Lichman & AdlerJun 06, 2014 - Jun 27, 2014

Curatorial Statement

Curator’s Statement

While the curation of this exhibition is grounded in a matrimonial partnership, simultaneously unique and familiar in the craft world, it could easily have been categorized by each makers carnal interpretation of things external and internal. Lichman’s objects categorically function for delivery of food and drink, with surfaces that ooze luxuriant slip. Visually they conjure the feeling of drinking warm liquids and consuming heaps of rich fare. The surface of her work, the external, brings to mind our internal experiences. She creates objects that deliver sustenance into our interiors. Adler reciprocates, delivering objects which very literally reflect our human interior. The guts of our human vessel inform each aesthetic choice he makes. Every internal contraction of our anatomy is exploded, giving us an external, abstracted, macro view of how we process the sustenance we consume. By exploiting the malleable traits shared between raw clay and the gastro-intestinal system, Adler expands the definition of sustenance. He consumes ceramic history in the face of modernity and externalizes the result of digestion. So it is a back and forth, a conversation about delivery and consumption, indeed a dialogue of the external and internal. But you don’t have to take my word for it. Let the artists tell you…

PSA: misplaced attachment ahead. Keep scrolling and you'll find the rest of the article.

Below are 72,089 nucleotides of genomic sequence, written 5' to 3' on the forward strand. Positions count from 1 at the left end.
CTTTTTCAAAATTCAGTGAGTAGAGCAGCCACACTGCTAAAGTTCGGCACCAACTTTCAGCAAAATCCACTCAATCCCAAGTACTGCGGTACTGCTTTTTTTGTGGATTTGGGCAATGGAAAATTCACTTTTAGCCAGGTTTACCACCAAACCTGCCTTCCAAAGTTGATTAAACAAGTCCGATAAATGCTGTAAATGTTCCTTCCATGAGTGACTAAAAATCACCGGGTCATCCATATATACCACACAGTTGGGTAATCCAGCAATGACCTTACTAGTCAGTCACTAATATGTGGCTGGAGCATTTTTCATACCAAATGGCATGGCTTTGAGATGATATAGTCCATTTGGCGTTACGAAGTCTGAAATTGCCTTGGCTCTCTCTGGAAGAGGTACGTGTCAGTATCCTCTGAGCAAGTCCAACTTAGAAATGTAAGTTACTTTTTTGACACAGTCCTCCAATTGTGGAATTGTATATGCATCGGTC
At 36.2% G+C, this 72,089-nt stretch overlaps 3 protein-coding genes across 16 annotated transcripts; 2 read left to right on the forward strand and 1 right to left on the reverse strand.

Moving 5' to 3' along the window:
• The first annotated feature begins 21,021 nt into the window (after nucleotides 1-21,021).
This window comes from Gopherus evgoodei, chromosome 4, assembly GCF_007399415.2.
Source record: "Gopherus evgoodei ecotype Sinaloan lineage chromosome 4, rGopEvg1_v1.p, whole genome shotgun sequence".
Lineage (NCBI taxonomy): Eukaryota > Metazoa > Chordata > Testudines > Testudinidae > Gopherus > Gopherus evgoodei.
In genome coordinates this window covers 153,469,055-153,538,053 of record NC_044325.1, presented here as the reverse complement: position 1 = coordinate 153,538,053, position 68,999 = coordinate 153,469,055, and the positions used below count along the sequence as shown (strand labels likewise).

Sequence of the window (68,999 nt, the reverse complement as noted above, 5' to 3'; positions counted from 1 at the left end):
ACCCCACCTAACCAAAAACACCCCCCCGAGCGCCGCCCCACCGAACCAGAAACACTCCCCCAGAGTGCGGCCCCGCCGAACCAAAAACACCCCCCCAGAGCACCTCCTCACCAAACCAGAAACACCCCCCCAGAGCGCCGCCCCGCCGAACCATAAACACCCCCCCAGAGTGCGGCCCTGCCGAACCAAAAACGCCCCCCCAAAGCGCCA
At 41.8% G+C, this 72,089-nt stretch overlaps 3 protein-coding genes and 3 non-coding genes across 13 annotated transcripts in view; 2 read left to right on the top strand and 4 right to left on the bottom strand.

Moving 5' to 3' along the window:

Ted Adler

My work is an interrogation of the fundamental sensuality of the lived experience as well as the role of the vessel in our capacity for self-ideation. I am re-framing the dialogue between the ceramic vessel and contemporary cultural issues through reference to biological models and the phenomenology of experience within a decidedly ceramic historical perspective. The malleability of clay and its analogous relationship with the body are used to underscore ideas of permeability and penetrability in the central theme of transformation. Surfaces are discontinuous and often contradictory, disallowing the reading of an un-fragmented whole, implicating an experience of the sensible that is simultaneously external and internal.

Brenda Lichman

The physicality of the ceramic media is an integral part of my everyday liveliness and identity. As a result, it is imperative that my work reflects this synergy. I define myself as an energetic, passionate person striving for balance and harmony in my life and in my creative work. It is important that I leave my mark on the surface of the vessels I create to express this personal involvement with each piece. The touch of my hand or a fingerprint left on the surface are all aspects of this interaction. Thick slips are added to the outer surface of my vessels, creating soft, fluid contours. These luscious lines accent the form, alluding to graceful movements of a feminine gesture. I begin to develop the form from within: stretching, pushing, and pulling the clay outward, creating internal volume and strength. My vessels convey an inner quality or core–a breath–full of energy and full of life.